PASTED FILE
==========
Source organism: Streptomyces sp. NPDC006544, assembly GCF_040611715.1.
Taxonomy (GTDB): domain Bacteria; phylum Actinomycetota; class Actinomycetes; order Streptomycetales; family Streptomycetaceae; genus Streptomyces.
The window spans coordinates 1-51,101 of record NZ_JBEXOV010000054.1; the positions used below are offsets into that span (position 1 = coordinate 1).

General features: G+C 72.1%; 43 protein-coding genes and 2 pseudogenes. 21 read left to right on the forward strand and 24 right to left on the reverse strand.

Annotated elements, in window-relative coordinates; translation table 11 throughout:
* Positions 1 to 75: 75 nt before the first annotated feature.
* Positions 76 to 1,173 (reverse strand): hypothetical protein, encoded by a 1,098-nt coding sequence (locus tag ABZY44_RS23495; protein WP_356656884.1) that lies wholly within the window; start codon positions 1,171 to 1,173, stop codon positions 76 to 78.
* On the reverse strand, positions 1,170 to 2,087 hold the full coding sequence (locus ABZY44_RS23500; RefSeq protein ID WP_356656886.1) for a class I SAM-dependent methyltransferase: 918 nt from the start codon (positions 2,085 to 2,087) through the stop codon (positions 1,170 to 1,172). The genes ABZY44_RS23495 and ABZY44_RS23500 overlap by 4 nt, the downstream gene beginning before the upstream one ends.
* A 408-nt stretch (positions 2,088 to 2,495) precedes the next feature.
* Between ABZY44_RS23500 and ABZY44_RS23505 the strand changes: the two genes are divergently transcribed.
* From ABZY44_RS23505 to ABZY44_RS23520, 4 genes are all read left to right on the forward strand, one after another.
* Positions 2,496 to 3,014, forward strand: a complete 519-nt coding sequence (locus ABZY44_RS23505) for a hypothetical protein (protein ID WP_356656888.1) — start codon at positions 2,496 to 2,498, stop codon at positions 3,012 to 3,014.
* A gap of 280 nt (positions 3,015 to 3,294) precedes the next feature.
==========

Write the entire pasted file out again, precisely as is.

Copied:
Source organism: Streptomyces sp. NPDC006544, assembly GCF_040611715.1.
Taxonomy (GTDB): domain Bacteria; phylum Actinomycetota; class Actinomycetes; order Streptomycetales; family Streptomycetaceae; genus Streptomyces.
The window spans coordinates 1-51,101 of record NZ_JBEXOV010000054.1; the positions used below are offsets into that span (position 1 = coordinate 1).

General features: G+C 72.1%; 43 protein-coding genes and 2 pseudogenes. 21 read left to right on the forward strand and 24 right to left on the reverse strand.

Annotated elements, in window-relative coordinates; translation table 11 throughout:
* Positions 1 to 75: 75 nt before the first annotated feature.
* Positions 76 to 1,173 (reverse strand): hypothetical protein, encoded by a 1,098-nt coding sequence (locus tag ABZY44_RS23495; protein WP_356656884.1) that lies wholly within the window; start codon positions 1,171 to 1,173, stop codon positions 76 to 78.
* On the reverse strand, positions 1,170 to 2,087 hold the full coding sequence (locus ABZY44_RS23500; RefSeq protein ID WP_356656886.1) for a class I SAM-dependent methyltransferase: 918 nt from the start codon (positions 2,085 to 2,087) through the stop codon (positions 1,170 to 1,172). The genes ABZY44_RS23495 and ABZY44_RS23500 overlap by 4 nt, the downstream gene beginning before the upstream one ends.
* A 408-nt stretch (positions 2,088 to 2,495) precedes the next feature.
* Between ABZY44_RS23500 and ABZY44_RS23505 the strand changes: the two genes are divergently transcribed.
* From ABZY44_RS23505 to ABZY44_RS23520, 4 genes are all read left to right on the forward strand, one after another.
* Positions 2,496 to 3,014, forward strand: a complete 519-nt coding sequence (locus ABZY44_RS23505) for a hypothetical protein (protein ID WP_356656888.1) — start codon at positions 2,496 to 2,498, stop codon at positions 3,012 to 3,014.
* A gap of 280 nt (positions 3,015 to 3,294) precedes the next feature.